CHICAGO (AdAge.com) -- Despite a rise in market share and a comparatively soft sales decline vs. competitors, Volkswagen of America is bidding auf Wiedersehen to Crispin Porter & Bogusky after a four-year run.
VW is reviewing to find a new U.S. agency of record for its $200 million-plus account despite seeing its market share climb to 2% from 1.6% through July, according to Automotive News figures, the result of a 13.5% sales decline as the decimated auto market as a whole fell 32%.
But despite those U.S. numbers, VW has been experiencing significant change at the global level, where it has been gaining ground on the likes of Toyota and General Motors of late. In addition to winning a long-running takeover battle for Porsche, it recently added former Fiat marketing chief Luca De Meo as its new global marketing chief.
"Our goal of rapidly increasing our volume in a mature market requires the Volkswagen brand to evolve into a more relevant mainstream choice," Tim Ellis, VP-marketing at Volkswagen of America, said in a statement. "The Volkswagen brand needs to inspire our base of enthusiasts as well as reach out and captivate those in mainstream America. Therefore, we are re-evaluating all areas of our business and after careful considerations have decided to take the necessary steps to ensure we have the right agency partner in place."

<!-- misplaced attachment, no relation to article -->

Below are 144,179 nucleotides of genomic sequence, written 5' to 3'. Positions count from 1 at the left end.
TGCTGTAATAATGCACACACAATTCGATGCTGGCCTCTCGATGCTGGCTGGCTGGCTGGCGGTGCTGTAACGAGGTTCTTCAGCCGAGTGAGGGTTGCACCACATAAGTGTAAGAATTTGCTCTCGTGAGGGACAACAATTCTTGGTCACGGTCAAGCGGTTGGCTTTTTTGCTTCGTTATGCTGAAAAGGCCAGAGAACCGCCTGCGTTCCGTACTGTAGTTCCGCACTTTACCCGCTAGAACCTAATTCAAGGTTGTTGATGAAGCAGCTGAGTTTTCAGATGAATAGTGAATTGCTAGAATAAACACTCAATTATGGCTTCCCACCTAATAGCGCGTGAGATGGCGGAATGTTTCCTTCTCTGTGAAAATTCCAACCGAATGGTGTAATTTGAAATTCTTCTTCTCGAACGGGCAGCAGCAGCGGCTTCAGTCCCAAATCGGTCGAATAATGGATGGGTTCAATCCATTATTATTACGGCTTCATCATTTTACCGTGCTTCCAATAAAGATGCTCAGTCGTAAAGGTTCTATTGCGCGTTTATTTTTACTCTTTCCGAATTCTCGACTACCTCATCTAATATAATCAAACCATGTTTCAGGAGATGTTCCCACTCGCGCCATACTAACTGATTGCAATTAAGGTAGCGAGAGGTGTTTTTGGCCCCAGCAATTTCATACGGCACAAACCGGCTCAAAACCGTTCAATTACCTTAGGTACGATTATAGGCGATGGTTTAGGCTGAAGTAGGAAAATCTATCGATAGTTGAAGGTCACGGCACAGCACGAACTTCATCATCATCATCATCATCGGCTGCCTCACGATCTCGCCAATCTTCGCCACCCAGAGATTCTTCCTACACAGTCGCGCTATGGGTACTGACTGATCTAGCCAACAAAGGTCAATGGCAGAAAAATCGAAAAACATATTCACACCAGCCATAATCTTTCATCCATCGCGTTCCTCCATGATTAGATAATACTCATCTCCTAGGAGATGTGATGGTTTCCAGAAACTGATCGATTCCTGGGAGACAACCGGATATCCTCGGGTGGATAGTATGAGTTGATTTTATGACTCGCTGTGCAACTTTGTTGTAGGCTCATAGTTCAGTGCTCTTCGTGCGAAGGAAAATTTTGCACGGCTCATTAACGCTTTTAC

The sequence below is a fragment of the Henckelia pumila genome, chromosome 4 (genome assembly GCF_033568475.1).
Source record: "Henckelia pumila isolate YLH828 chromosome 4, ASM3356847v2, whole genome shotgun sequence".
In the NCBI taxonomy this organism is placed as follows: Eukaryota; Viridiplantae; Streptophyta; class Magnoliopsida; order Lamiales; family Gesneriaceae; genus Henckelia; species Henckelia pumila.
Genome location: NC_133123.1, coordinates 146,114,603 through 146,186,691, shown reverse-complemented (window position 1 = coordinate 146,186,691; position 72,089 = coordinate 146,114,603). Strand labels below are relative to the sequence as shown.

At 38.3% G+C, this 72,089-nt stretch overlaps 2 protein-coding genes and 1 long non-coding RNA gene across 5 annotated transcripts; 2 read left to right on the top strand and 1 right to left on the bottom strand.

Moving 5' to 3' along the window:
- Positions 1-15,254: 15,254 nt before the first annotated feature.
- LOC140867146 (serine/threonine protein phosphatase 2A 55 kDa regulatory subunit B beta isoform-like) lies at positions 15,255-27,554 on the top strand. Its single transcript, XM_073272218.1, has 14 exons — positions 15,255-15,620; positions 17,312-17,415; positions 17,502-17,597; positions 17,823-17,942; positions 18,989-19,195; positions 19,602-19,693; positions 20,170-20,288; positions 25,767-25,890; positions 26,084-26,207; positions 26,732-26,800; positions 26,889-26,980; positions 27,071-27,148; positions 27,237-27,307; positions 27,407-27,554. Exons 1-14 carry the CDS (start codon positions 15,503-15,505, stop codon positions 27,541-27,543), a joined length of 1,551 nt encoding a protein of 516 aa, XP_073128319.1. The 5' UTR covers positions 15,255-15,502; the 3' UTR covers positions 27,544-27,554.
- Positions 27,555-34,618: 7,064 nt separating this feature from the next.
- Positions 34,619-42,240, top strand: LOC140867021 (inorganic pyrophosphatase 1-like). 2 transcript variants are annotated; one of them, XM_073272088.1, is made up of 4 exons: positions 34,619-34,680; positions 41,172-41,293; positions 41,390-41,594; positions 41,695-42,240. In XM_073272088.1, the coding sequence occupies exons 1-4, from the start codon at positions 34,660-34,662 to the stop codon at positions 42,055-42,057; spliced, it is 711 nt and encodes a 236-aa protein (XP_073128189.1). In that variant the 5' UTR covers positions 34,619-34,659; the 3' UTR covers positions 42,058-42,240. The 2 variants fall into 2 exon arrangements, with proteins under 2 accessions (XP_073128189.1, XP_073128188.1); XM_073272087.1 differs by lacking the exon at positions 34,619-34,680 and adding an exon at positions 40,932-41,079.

Search consultancy Roth Associates will run the review.
In a statement, a Crispin spokeswoman said the agency would not attempt to defend the account despite being invited to do so. "We have been privileged to have had the opportunity to work with Volkswagen for the past four years and are extremely proud of all that we have accomplished together. As a rule, we do not participate in reviews for our current accounts, and this will not be an exception. We wish Volkswagen the absolute best."
Crispin's work for Volkswagen was often controversial and occasionally bizarre, with characters such as the lab-coat-clad Helga and taglines such as "Find your fast," and "Unpimp mein auto." One series of jarring ads meant to emphasize safety showed a serene conversation in a car jolted without warning by an unforeseen collision. Another featured a painfully awkward German hip-hop singer. The agency also enlisted Brooke Shields as a narrator supposedly perturbed about families having children just to have an excuse to buy a Routan minivan, which VW also sold to soccer fans with a viral campaign mocking soccer moms. More recently, ads have featured a vintage VW Bug hosting a late-night-style talk show.
VW spent about $205 million on U.S. measured media last year, according to TNS Media Intelligence.
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Michael Bush contributed to this report.